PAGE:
Magnetic resonance imaging for diagnosing lumbar spinal pathology in adult patients with low back pain or sciatica: a diagnostic systematic review.
MRI is currently the imaging modality of choice to investigate conditions causing low back pain (LBP). In about 95% of cases LBP is non-specific, however it may also be caused by a serious pathology such as lumbar disc herniation, spinal stenosis, tumors, fractures, infections, etc.
The aim of this systematic review was to quantify the diagnostic accuracy of MRI to identify serious pathologies causing LBP. Eight studies were included and when possible, data was included in a meta-analysis and pooled. The gold standard were findings at surgery, expert panel opinion or diagnostic work up.
Simply put, high sensitivity refers to correctly identifying all the patients with the condition, high specificity refers to correctly excluding patients without the condition.
- Herniated nucleus pulposus (HNP): (bulge, protrusion, extrusion or sequestration of nucleus pulposus). The sensitivity of MRI to correctly identify these pathologies was 75%, specificity was 77%.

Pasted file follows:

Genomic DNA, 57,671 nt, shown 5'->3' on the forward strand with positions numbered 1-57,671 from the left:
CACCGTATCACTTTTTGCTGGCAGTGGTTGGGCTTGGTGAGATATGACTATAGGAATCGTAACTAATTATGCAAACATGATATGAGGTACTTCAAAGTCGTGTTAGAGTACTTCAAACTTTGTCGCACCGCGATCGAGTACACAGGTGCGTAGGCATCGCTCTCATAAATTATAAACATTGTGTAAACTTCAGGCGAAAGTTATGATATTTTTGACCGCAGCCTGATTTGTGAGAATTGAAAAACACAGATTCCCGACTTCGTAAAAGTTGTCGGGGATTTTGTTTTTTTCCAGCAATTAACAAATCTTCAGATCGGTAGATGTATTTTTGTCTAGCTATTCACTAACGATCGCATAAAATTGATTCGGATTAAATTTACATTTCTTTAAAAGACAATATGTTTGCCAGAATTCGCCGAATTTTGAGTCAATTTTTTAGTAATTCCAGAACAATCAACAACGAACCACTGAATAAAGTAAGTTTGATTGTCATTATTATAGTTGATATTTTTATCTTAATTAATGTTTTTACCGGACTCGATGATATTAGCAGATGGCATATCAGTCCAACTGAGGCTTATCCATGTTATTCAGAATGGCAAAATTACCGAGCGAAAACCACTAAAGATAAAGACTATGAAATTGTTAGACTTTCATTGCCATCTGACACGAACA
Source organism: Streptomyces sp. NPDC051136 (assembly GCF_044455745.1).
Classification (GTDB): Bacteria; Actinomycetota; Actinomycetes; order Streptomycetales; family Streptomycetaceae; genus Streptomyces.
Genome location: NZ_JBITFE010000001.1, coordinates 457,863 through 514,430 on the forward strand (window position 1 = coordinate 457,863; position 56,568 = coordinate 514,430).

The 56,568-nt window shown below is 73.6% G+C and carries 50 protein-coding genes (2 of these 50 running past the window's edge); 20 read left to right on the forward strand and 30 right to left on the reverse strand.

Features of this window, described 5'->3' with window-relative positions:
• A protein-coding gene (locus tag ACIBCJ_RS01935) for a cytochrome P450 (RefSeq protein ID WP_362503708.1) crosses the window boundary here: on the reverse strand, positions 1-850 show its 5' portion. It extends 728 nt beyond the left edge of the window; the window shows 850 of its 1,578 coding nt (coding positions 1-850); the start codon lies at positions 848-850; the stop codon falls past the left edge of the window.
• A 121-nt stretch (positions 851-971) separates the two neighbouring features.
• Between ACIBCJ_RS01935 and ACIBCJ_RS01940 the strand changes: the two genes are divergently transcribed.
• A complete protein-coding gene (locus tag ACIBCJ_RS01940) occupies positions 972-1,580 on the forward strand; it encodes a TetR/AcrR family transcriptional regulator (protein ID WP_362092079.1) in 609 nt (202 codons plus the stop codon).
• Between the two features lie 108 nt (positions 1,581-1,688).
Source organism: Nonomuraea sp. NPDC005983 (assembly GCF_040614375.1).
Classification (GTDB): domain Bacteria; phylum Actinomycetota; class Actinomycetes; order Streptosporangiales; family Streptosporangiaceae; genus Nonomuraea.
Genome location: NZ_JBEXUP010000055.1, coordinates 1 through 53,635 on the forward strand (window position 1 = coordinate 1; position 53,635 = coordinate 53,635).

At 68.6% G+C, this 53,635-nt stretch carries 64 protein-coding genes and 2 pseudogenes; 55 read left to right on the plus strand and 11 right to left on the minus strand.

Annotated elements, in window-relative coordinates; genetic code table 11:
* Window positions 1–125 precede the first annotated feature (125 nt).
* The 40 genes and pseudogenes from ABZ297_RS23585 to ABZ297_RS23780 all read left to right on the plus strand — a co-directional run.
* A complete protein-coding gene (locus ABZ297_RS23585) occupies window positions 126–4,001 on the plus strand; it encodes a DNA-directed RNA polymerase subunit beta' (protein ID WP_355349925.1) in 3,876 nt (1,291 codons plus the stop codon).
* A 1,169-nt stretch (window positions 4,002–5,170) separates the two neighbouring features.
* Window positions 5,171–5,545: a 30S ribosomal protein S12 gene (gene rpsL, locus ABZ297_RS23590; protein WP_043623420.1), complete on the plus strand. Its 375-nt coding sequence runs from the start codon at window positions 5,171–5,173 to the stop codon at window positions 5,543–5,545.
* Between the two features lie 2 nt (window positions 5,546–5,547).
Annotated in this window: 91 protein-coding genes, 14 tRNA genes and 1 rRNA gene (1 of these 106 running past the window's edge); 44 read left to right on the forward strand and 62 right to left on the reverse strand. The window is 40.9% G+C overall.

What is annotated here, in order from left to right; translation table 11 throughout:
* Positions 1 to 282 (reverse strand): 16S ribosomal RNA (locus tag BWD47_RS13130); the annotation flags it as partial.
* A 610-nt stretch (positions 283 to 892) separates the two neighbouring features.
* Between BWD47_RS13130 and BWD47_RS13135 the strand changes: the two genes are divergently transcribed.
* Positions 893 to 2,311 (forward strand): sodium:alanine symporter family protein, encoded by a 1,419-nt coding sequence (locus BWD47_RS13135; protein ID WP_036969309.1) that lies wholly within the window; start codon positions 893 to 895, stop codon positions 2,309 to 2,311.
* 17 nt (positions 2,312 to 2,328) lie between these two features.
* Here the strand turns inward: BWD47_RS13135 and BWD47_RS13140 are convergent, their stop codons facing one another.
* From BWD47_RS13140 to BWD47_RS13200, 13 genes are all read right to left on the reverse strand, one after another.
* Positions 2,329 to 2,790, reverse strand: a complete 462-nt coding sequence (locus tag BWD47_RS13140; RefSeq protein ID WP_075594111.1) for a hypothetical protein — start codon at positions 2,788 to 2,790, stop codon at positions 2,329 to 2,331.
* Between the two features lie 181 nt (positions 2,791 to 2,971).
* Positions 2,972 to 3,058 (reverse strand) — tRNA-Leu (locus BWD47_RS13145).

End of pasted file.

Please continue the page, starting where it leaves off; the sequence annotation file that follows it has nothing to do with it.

- Nerve root compression ("sciatica") caused by HNP: Sensitivity was high (81-92%), with varying specificity (52-100%).
- Spinal stenosis: MRI was highly sensitive (87-96%) but moderately specific (68-75%).
In conclusion, these poor results show that non-negligible numbers of LBP patients will be incorrectly diagnosed when MRI is used in isolation. Clinically, it is recommended that MRI should be used in combination with other observations and tests, so as to best inform clinical reasoning and decision-making > From Wassenaar et al., Eur Spine J 21 (2012) 220-227. All rights reserved to Springer-Verlag.
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